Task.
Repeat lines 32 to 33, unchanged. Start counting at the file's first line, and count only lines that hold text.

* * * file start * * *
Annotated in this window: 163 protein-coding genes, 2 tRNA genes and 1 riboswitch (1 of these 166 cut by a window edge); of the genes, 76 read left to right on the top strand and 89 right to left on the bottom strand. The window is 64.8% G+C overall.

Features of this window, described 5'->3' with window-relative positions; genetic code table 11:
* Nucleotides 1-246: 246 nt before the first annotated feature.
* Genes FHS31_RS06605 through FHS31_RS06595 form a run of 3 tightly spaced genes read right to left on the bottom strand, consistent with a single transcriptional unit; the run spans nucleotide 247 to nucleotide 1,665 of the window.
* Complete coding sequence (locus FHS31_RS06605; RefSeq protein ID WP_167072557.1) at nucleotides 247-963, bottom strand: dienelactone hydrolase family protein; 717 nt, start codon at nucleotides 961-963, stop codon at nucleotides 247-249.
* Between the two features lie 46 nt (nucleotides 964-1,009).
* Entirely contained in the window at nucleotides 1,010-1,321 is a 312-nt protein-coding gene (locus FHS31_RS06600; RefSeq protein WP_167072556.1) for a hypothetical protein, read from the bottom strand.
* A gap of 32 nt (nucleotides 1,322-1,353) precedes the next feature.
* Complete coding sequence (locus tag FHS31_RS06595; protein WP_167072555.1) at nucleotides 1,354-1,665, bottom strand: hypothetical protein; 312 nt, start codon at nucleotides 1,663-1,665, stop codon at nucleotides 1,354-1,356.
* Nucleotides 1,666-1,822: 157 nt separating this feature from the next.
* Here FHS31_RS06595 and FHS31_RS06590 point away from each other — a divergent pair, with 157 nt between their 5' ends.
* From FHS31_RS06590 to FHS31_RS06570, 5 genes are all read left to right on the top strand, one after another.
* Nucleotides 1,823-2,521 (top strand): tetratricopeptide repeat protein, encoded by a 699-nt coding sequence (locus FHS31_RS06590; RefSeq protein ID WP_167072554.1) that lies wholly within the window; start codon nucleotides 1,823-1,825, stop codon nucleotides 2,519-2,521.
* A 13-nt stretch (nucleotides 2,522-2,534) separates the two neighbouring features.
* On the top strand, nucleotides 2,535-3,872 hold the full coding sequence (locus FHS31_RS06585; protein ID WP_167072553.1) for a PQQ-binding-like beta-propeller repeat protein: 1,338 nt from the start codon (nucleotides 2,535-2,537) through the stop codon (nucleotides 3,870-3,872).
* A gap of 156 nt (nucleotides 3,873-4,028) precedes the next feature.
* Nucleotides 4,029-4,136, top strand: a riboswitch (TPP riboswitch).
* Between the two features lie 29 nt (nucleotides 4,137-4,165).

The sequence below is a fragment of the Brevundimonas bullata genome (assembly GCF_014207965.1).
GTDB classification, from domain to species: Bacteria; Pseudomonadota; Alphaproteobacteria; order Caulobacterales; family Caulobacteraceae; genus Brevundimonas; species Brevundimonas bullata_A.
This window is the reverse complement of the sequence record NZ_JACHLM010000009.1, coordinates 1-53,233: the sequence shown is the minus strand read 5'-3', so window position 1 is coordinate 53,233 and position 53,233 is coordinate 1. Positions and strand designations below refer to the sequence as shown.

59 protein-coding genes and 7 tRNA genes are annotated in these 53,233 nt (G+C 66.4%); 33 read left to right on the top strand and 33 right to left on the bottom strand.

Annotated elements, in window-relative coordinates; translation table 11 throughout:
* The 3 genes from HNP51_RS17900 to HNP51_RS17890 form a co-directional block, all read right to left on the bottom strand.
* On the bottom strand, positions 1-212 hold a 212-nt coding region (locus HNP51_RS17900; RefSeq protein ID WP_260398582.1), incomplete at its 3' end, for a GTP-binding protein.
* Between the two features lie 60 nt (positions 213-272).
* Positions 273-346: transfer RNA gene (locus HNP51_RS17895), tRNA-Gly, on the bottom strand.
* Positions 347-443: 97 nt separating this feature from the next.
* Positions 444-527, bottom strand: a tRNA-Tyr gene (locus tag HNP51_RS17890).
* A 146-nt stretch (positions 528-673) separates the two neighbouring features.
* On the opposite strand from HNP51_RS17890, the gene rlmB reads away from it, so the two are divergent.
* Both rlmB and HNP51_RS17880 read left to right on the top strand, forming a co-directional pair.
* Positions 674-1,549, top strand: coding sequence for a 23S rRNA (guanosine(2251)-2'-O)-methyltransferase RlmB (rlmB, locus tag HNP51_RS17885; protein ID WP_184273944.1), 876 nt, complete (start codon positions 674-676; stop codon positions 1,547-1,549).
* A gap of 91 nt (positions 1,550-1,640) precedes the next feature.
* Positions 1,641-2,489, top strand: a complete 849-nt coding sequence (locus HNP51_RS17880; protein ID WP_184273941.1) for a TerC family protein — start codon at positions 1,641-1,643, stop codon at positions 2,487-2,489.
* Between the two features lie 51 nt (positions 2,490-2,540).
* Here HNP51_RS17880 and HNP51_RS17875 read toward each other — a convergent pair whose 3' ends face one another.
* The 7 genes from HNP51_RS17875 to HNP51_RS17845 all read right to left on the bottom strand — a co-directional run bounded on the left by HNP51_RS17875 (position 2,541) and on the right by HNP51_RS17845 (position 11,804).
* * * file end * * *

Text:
* Both rlmB and HNP51_RS17880 read left to right on the top strand, forming a co-directional pair.
* Positions 674-1,549, top strand: coding sequence for a 23S rRNA (guanosine(2251)-2'-O)-methyltransferase RlmB (rlmB, locus tag HNP51_RS17885; protein ID WP_184273944.1), 876 nt, complete (start codon positions 674-676; stop codon positions 1,547-1,549).